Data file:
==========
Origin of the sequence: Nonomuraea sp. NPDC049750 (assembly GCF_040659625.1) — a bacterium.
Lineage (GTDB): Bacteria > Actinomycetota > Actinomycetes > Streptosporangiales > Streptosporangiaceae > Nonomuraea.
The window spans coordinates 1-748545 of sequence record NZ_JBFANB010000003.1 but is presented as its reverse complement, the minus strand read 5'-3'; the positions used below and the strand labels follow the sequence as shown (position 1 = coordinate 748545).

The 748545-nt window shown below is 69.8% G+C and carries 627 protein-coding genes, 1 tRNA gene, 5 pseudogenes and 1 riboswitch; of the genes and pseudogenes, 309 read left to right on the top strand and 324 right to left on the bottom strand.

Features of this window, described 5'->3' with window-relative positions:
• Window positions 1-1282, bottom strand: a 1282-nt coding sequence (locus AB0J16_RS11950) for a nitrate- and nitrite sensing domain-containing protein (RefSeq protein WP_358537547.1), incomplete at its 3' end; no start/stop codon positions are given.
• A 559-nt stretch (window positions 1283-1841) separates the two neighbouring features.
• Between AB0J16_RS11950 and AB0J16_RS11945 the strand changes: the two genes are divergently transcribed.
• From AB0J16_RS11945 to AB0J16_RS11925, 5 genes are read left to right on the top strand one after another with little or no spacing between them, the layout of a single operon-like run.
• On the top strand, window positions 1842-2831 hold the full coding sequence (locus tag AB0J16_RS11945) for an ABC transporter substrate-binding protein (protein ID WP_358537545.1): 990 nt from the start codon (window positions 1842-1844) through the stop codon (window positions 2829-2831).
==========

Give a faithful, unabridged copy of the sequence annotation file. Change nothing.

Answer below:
Origin of the sequence: Nonomuraea sp. NPDC049750 (assembly GCF_040659625.1) — a bacterium.
Lineage (GTDB): Bacteria > Actinomycetota > Actinomycetes > Streptosporangiales > Streptosporangiaceae > Nonomuraea.
The window spans coordinates 1-748545 of sequence record NZ_JBFANB010000003.1 but is presented as its reverse complement, the minus strand read 5'-3'; the positions used below and the strand labels follow the sequence as shown (position 1 = coordinate 748545).

The 748545-nt window shown below is 69.8% G+C and carries 627 protein-coding genes, 1 tRNA gene, 5 pseudogenes and 1 riboswitch; of the genes and pseudogenes, 309 read left to right on the top strand and 324 right to left on the bottom strand.

Features of this window, described 5'->3' with window-relative positions:
• Window positions 1-1282, bottom strand: a 1282-nt coding sequence (locus AB0J16_RS11950) for a nitrate- and nitrite sensing domain-containing protein (RefSeq protein WP_358537547.1), incomplete at its 3' end; no start/stop codon positions are given.
• A 559-nt stretch (window positions 1283-1841) separates the two neighbouring features.
• Between AB0J16_RS11950 and AB0J16_RS11945 the strand changes: the two genes are divergently transcribed.
• From AB0J16_RS11945 to AB0J16_RS11925, 5 genes are read left to right on the top strand one after another with little or no spacing between them, the layout of a single operon-like run.
• On the top strand, window positions 1842-2831 hold the full coding sequence (locus tag AB0J16_RS11945) for an ABC transporter substrate-binding protein (protein ID WP_358537545.1): 990 nt from the start codon (window positions 1842-1844) through the stop codon (window positions 2829-2831).